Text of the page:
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Jo S Hermansen, Jostein Starrfelt, Kjetil L Voje, Nils C Stenseth
Intralocus sexual conflicts arise whenever the fitness optima for a trait expressed in both males and females differ between the sexes and shared genetic architecture constrains the sexes from evolving independently towards their respective optima. Such sexual conflicts are commonplace in nature, yet their long-term evolutionary consequences remain unexplored. Using a Bayesian phylogenetic comparative framework, we studied the macroevolutionary dynamics of intersexual trait integration in stalk-eyed flies (Diopsidae) spanning a time frame of more than 25 Myr...
June 2018: Biology Letters
Qiuping Wu, Yun Tang, Tingfa Dong, Yongmei Liao, Dadong Li, Xinhua He, Xiao Xu
Sex-specific responses to mycorrhiza have been reported in dioecious plant species, but little attention has been paid to the influence of arbuscular mycorrhizal (AM) fungi on competitive ability under intersexual competition. To further address whether this competition is affected by an additional AM fungi supply, Populus cathayana saplings were chosen and subjected to two mycorrhizal treatments [inoculated and non-inoculated (control) with an additional AM fungi Funneliformis mosseae ] while growing with the opposite sex for 3 months...
2018: Frontiers in Plant Science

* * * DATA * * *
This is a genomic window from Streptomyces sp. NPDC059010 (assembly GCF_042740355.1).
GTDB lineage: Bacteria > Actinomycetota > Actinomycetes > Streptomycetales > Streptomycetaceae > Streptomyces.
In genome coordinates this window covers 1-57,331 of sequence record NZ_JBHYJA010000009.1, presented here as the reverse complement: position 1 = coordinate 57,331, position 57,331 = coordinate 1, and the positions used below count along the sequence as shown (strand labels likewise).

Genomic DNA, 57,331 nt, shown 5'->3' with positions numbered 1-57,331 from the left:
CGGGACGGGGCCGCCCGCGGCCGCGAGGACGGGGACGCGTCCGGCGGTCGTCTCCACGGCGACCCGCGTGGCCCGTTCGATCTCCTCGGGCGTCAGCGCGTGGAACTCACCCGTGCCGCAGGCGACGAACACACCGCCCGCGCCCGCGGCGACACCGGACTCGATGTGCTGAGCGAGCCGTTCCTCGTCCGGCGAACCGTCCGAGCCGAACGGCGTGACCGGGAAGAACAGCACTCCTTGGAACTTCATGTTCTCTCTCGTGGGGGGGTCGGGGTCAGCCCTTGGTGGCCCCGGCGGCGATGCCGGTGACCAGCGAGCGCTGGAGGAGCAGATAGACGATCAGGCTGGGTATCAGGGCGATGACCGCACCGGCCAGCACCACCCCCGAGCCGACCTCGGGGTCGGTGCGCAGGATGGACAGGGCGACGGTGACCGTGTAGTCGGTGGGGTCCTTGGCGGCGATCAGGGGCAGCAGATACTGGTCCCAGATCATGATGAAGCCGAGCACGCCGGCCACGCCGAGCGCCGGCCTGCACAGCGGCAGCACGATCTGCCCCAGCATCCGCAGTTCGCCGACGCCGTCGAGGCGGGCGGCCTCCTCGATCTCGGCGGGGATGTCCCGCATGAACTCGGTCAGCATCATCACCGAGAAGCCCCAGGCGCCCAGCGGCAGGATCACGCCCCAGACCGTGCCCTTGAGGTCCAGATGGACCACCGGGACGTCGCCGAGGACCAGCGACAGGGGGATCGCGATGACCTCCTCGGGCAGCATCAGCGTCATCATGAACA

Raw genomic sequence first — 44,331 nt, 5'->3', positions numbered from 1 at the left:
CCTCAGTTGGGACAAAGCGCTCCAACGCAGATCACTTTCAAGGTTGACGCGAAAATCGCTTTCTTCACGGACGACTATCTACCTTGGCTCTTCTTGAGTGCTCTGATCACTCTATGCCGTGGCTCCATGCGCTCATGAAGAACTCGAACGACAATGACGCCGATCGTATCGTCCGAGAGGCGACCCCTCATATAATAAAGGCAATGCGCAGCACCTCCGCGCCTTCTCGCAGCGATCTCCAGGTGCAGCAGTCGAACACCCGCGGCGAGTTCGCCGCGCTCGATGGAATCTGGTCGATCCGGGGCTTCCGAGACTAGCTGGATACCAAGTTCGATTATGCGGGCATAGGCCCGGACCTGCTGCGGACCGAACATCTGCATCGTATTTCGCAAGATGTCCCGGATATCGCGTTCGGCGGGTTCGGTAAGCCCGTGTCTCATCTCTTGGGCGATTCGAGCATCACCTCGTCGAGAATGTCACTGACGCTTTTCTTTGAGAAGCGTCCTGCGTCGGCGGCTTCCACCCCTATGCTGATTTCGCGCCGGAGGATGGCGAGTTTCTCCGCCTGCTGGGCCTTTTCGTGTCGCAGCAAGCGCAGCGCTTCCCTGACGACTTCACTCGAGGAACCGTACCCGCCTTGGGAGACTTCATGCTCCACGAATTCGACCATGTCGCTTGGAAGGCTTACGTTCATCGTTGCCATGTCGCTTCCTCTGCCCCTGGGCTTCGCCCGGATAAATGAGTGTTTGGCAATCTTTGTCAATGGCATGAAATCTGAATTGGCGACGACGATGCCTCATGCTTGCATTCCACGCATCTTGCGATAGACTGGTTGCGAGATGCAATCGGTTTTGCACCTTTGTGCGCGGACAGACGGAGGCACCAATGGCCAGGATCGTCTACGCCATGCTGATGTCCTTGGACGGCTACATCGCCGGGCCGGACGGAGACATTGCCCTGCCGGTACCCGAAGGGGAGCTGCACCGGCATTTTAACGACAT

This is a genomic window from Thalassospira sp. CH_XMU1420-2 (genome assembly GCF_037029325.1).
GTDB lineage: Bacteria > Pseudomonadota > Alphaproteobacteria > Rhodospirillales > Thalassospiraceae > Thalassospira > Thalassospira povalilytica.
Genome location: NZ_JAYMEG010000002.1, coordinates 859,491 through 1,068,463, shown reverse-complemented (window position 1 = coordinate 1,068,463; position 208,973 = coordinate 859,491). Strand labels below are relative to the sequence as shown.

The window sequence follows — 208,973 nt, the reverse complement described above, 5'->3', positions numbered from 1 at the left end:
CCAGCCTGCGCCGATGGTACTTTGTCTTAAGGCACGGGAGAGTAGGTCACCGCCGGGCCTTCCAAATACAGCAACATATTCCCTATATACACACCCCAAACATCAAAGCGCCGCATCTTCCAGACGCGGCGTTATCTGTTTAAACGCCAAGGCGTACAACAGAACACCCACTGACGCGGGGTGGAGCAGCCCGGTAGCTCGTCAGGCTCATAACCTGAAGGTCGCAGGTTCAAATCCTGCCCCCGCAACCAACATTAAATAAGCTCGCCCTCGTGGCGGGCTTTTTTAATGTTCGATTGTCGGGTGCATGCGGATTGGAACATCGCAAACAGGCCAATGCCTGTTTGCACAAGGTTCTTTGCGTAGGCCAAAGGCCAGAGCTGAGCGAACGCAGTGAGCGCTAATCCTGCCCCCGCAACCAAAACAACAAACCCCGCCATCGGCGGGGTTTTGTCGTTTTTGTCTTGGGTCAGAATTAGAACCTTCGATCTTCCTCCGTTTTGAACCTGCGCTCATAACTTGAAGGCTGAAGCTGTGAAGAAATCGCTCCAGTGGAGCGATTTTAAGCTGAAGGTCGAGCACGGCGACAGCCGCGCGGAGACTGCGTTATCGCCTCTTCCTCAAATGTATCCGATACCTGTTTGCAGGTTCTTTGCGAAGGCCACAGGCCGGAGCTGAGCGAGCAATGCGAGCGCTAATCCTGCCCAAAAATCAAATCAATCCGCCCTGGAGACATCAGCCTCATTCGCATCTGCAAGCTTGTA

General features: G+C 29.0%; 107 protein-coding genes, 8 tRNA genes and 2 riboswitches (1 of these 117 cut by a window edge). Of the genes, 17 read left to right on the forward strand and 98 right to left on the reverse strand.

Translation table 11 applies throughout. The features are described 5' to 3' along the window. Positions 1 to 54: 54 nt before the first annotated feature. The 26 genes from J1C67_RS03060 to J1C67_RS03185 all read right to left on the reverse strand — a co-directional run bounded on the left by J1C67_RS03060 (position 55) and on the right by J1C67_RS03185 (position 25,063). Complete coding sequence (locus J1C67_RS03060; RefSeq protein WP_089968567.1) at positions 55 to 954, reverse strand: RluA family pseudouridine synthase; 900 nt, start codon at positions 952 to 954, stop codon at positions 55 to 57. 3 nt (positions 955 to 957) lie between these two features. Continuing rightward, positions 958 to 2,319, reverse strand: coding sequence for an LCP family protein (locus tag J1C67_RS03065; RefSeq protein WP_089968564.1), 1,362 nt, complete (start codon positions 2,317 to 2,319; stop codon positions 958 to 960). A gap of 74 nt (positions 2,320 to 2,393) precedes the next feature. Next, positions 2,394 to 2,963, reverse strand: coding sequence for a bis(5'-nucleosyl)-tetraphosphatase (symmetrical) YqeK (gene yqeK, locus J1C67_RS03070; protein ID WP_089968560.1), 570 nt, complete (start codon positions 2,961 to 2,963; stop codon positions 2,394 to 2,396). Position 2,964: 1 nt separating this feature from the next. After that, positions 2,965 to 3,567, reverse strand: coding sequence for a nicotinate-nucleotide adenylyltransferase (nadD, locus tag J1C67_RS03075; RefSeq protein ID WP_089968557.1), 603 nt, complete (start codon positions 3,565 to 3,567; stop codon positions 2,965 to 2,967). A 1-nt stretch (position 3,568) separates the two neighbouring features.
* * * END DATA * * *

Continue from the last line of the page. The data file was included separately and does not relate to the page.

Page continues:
Nicolás E Tamburi, María E Seuffert, Pablo R Martín
Temperature has a great influence on the life-history traits of freshwater snails. In this study we investigated the long term effects of a range of temperatures on shell morphology of the apple snail Pomacea canaliculata, a highly invasive species and an important pest of rice. Analysis of shells using geometric morphometrics showed that the main source of morphological variation was allometry, which was detected in males but not in females. This intersexual divergence in allometric trajectories generates much of the morphological variation evidenced...
May 2018: Journal of Thermal Biology
M Florencia Camus, Damian K Dowling
Theory predicts that maternal inheritance of mitochondria will facilitate the accumulation of mtDNA mutations that are male biased, or even sexually antagonistic, in effect. While there are many reported cases of mtDNA mutations conferring cytoplasmic male sterility in plants, historically it was assumed such mutations would not persist in the streamlined mitochondrial genomes of bilaterian metazoans. Intriguingly, recent cases of mitochondrial variants exerting male biases in effect have come to light in bilaterians...
May 30, 2018: Proceedings. Biological Sciences
Megan Petersdorf, Constance Dubuc, Alexander V Georgiev, Sandra Winters, James P Higham